Less than a year after Elon Musk said he would never again lay off Tesla employees, the company is cutting 7 percent of its workforce.
The cuts were announced in an email Musk sent to employees at 1:20 a.m. Friday, in which the Tesla founder cautioned that the "road ahead is very difficult," The Wall Street Journal reports. The exact number of job cuts is unclear, but the carmaker employed about 49,000 people at the end of last year. The Palo Alto, California-based company is working to reduce costs while increasing production rates for its Model 3 vehicle. The change would allow Tesla to finally deliver on its promise to offer its electric car for $35,000 and "still be a viable company," Musk said. Currently, the most affordable version of Tesla's Model 3 sedan starts at around $44,000.
"Attempting to build affordable clean energy products at scale necessarily requires extreme effort and relentless creativity," Musk wrote. "But succeeding in our mission is essential to ensure that the future is good, so we must do everything we can to advance the cause."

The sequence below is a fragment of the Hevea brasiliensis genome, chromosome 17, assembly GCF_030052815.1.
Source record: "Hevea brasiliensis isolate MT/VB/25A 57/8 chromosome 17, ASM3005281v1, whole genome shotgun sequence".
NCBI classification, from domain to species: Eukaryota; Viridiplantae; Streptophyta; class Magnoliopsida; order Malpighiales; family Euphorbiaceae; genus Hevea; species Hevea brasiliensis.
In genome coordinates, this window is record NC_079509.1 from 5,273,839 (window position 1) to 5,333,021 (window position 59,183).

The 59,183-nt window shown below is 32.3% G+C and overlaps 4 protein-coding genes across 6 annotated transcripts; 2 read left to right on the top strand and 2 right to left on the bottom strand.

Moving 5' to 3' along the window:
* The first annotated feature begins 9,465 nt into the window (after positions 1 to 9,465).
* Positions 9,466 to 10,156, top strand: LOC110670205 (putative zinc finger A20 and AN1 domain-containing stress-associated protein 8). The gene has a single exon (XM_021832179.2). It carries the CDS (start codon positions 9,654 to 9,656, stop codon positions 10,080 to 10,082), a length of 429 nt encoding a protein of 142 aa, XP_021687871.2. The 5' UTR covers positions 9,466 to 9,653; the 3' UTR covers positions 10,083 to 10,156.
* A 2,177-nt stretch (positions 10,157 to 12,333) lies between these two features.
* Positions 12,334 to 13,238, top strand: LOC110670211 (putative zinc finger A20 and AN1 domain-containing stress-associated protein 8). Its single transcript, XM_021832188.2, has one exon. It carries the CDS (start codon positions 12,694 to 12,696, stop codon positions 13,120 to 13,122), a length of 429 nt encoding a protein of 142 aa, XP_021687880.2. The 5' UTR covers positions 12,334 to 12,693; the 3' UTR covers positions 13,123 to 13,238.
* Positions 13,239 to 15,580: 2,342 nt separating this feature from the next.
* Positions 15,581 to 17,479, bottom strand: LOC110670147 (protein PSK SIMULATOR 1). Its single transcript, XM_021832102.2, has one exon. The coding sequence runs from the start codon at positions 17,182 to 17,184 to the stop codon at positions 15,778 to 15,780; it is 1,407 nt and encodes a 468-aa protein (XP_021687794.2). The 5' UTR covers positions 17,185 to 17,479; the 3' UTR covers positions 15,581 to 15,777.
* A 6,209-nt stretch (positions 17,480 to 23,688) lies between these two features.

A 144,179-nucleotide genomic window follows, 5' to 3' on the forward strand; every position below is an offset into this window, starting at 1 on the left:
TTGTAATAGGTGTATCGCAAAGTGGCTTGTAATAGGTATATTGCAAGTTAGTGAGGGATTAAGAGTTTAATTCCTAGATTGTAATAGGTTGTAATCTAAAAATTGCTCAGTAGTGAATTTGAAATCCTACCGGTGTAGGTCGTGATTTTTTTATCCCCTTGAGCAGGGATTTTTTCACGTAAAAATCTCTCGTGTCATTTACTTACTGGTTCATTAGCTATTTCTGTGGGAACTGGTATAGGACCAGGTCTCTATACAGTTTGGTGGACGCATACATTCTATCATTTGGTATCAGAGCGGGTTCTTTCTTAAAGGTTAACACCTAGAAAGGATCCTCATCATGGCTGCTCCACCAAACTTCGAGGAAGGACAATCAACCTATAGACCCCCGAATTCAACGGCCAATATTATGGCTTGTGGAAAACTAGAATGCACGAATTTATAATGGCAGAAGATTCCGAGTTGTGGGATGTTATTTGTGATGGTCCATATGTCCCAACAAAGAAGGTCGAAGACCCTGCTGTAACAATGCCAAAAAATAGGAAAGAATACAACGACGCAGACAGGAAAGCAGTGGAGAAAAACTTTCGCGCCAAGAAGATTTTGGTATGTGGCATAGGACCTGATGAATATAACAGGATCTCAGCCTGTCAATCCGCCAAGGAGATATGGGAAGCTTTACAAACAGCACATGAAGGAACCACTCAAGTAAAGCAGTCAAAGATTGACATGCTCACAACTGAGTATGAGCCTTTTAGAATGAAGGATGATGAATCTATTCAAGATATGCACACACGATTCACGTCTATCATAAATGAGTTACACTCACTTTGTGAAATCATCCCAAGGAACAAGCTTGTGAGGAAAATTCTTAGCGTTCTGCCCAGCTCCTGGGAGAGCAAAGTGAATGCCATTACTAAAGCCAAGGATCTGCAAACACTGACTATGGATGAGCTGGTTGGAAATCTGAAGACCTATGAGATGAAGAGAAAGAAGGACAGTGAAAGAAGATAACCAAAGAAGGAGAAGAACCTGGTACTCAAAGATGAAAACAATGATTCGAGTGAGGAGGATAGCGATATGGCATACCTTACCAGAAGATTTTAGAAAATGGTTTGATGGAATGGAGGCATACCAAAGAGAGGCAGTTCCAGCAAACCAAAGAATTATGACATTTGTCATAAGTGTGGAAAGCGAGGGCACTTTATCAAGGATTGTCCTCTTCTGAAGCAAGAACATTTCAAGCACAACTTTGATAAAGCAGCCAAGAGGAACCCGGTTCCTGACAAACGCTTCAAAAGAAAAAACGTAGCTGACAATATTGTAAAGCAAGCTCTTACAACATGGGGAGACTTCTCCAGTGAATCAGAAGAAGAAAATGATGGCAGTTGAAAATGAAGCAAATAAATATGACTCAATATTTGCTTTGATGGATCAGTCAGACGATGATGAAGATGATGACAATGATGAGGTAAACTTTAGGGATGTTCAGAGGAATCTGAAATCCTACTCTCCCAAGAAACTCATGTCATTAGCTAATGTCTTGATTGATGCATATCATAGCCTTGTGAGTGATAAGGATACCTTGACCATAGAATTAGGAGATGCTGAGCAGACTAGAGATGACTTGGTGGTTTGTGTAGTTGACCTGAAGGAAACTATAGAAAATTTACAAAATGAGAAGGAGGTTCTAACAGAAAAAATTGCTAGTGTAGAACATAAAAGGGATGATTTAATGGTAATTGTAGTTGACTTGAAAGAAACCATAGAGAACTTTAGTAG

Last summer, Tesla also cut more than 4,000 jobs, or about 9 percent of its workforce at the time. The company reported a record profit of $311.5 million for the third quarter of 2018, but in his note to employees Friday, Musk cautioned that preliminary, unaudited results suggest lower gains for Q4. "This quarter, as with Q3, shipment of higher priced Model 3 variants (this time to Europe and Asia) will hopefully allow us, with great difficulty, effort, and some luck, to target a tiny profit," Musk wrote.
Tesla went through what Musk characterized as "delivery logistics hell" in 2018, as employees struggled to get vehicles to customers on time. In October, Musk tweaked Tesla's referral program to incentivize sales by offering six months of free supercharging, but the founder tweeted this week that the program would end on February 1 because it was "adding too much cost to the cars."